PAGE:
Mitt Romney yesterday traveled to Iowa, where he decried the “prairie fire of debt” that President Obama has supposedly allowed to engulf the nation. But Romney neglected to mention that his own economic plan would add $10.7 trillion to the debt, reducing federal revenue to just 15 percent of GDP.
As the Associated Press reported today, “Romney’s tax and spending plans don’t support his vow to dampen the debt fire.” But don’t tell that to House Budget Committee Chairman Paul Ryan (R-WI), who said to MSNBC’s Joe Scarborough that Romney’s tax plan won’t blow up the deficit:
SCARBOROUGH: So you talk about Mitt Romney talking about how he’s going to be responsible. You look at Mitt Romney’s plans, though, you add them all up, the deficit goes up as much under Mitt Romney as it does under Barack Obama. You know, if you look at their plans, there’s not a big difference.
RYAN: Oh, there’s a huge difference. Are you kidding me?
SCARBOROUGH: At the end of the day Paul, how much is the national debt going to be reduced under Mitt Romney’s tax plans and spending plans?
RYAN: So, under Mitt Romney’s tax plan, he’s keeping revenues where they historically have been, which they actually rise from where they are now, just like our budget does.
But Romney has simply asserted that his tax plan will be deficit neutral, because he will limit tax deductions for the richest Americans, without laying out any way to actually achieve that end. He’s even admitted that this rather relevant part of his plan is missing.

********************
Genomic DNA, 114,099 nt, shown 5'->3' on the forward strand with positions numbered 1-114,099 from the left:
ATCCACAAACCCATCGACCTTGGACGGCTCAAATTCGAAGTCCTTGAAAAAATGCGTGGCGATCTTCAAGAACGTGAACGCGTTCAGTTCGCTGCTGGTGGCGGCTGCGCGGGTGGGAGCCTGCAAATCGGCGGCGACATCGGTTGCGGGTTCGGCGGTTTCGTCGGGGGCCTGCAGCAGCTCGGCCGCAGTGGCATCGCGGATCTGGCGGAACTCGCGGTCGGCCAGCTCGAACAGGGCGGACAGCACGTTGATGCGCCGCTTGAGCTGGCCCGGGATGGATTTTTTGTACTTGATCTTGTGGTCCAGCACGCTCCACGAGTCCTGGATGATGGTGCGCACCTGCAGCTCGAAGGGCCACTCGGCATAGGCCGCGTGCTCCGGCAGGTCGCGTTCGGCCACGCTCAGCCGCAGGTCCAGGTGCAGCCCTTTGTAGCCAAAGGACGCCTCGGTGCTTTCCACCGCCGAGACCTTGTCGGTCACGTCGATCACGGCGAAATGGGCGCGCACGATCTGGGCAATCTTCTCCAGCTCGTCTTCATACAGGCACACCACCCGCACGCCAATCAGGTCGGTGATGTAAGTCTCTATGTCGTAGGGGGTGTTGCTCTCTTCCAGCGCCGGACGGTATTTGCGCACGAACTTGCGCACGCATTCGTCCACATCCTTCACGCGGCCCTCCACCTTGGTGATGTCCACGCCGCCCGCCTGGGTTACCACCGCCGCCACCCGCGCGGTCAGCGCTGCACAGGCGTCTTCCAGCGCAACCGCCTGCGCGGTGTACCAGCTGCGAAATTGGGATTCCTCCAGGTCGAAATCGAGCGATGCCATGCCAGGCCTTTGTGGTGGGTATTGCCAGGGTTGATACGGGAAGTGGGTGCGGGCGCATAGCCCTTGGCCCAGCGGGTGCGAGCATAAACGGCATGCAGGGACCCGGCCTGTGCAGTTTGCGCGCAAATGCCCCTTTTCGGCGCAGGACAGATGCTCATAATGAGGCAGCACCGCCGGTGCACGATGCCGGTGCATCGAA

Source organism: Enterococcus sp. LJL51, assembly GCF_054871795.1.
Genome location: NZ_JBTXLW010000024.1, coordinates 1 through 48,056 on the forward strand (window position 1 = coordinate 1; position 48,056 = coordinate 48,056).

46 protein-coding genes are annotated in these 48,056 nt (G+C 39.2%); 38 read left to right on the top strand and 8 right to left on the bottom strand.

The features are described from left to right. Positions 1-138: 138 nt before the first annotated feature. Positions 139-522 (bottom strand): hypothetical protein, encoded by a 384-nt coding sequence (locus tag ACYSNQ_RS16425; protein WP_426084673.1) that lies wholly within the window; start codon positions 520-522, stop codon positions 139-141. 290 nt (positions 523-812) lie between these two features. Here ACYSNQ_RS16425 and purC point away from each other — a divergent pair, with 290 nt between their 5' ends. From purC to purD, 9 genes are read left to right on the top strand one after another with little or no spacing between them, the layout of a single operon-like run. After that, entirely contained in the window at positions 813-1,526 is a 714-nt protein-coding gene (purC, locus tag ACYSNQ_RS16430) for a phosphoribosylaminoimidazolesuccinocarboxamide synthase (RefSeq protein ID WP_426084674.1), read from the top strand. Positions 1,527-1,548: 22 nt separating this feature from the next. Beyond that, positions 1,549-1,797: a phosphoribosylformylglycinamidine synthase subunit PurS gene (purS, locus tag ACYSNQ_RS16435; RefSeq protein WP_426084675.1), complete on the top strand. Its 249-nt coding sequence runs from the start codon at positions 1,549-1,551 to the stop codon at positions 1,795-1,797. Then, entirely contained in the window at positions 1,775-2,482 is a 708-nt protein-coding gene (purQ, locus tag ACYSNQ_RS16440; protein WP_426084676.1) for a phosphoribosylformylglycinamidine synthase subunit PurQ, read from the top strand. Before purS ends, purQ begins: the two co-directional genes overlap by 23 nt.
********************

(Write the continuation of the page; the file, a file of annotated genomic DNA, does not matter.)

And he hasn’t laid out the spending plans that would supposedly cut the deficit either. As the AP put it, “the closest [Romney] has come to laying out a specific spending plan has been in his endorsement of the budget blueprint passed this year by House Republicans, which also fails to produce his promised deficit reductions.”
Even if Romney actually followed through on his pledge to limits deductions for the rich, he would need 6.5 percent economic growth for the next five years to keep his tax plan from adding to the deficit. The best five-year period of growth since World War II was from 1961 to 1966, when the economy grew at 5.8 percent per year, meaning Romney would have to see the greatest growth of the post-war period simply to keep his tax plan out of the red.
Of course, this is just par for the course for Ryan, who pulled the same trick with the House Republican budget, pledging to close tax loopholes and limit deductions, but refusing to give any specifics.